The Australian Primary Principals Association (APPA) warns bringing back retired teachers may not be enough to ensure the school year runs smoothly. 

Several states are moving ahead with plans to ask retired teachers and trainees to fill gaps in the school workforce left by those isolating with COVID.

However, APPA President Malcolm Elliott says some schools will still have to close.

“The hope is that people who are doing initial teacher education might be available … to fill gaps in the supply of teachers, that retired teachers may be willing to put up their hand and return to schools to do some work,” he told reporters this week.

“I spoke with a retired teacher yesterday.

“He was saying to me; ‘Look, I would be happy to go back but it would have to be on my terms — I don't want to work five days a week anymore. I might work two or three days a week and it'll have to be somewhere close to home’.”

But Mr Elliott said the APPA is keen for schools to return to face-to-face learning.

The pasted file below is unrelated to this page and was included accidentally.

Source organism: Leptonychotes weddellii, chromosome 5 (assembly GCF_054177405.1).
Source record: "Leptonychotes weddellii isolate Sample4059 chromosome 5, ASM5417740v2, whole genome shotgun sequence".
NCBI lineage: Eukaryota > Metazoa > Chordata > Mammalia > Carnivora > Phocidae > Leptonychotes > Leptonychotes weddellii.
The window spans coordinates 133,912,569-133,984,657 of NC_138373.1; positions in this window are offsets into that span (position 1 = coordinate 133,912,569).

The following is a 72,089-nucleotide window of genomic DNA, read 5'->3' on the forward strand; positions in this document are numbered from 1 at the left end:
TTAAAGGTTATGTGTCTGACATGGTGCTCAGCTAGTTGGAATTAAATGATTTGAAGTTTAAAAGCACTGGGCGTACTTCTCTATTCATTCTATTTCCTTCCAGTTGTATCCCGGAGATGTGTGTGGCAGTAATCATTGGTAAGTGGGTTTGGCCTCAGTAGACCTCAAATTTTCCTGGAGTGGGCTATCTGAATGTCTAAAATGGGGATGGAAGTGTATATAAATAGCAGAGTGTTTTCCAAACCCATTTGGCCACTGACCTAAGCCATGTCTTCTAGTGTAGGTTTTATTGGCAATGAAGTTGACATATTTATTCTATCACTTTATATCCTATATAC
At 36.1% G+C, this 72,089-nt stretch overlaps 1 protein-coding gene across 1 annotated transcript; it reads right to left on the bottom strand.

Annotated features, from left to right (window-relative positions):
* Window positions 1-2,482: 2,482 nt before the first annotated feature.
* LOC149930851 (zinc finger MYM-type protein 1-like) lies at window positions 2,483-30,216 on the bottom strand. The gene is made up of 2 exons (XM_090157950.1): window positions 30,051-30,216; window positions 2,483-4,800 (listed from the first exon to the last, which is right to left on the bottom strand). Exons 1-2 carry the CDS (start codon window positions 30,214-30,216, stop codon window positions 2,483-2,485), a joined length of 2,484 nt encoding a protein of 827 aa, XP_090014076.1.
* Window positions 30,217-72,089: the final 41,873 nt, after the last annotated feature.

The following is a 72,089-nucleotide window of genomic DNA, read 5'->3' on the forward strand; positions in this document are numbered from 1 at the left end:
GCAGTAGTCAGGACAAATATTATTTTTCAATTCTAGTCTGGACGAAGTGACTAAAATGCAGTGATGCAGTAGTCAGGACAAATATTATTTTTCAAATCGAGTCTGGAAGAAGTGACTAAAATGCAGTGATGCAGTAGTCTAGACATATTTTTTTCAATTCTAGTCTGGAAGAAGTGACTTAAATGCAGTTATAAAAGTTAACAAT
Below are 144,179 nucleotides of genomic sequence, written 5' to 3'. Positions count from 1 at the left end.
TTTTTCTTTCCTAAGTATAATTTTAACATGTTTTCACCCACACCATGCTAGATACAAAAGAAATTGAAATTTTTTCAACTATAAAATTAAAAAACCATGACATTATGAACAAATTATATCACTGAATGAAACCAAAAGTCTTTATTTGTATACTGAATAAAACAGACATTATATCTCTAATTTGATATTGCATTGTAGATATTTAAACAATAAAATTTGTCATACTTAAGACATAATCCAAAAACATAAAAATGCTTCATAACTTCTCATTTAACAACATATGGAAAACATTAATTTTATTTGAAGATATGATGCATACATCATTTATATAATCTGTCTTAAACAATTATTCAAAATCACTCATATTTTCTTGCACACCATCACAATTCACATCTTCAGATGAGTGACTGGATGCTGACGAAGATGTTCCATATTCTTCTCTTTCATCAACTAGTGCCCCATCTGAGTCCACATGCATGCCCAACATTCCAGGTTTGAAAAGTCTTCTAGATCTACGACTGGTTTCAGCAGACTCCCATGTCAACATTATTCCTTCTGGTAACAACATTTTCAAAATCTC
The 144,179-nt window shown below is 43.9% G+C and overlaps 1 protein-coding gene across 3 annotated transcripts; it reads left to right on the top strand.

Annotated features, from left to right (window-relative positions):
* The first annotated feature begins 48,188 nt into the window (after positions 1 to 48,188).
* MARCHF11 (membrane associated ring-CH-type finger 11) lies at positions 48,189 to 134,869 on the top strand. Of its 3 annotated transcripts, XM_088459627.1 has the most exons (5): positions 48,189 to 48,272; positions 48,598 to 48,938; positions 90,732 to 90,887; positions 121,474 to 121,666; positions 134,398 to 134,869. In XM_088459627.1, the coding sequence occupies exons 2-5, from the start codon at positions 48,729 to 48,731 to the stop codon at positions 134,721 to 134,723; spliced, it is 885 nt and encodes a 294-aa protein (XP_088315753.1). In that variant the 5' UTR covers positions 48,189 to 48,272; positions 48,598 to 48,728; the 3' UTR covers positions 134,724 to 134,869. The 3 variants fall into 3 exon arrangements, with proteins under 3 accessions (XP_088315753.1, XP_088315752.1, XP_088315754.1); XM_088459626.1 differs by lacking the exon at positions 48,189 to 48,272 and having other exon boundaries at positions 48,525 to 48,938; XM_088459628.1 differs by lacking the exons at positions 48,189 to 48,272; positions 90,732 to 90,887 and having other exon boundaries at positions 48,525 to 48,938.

“We as an association really strongly favour children coming back to school,” he said.

However, he expects looming levels of infection to lead to staffing shortages.

“We've got about 300,000 teachers in Australia, so if 10 per cent of those people were infected at any one stage, obviously, there's 30,000 teachers we've got to find,” he said.

“We've had staff shortages throughout Australia now for a long time and some people would say that we've actually been facing a staffing crisis, particularly in rural, regional and remote — and in some urban — settings.

“[If] we can say to people doing initial teacher education; ‘It may be that in times of need, you will have an opportunity to work in a school nearby, or you might have an opportunity to go to a rural or remote location to assist in the school,’ — that would be a really good thing,” he said. 

“It would also meet some of the questions that we have as an association about the training of teachers. We want to see them spend more time in schools than they currently do.”

Questions have also been asked about whether air purifiers to be rolled out in classrooms will be powerful enough to filter virus particles.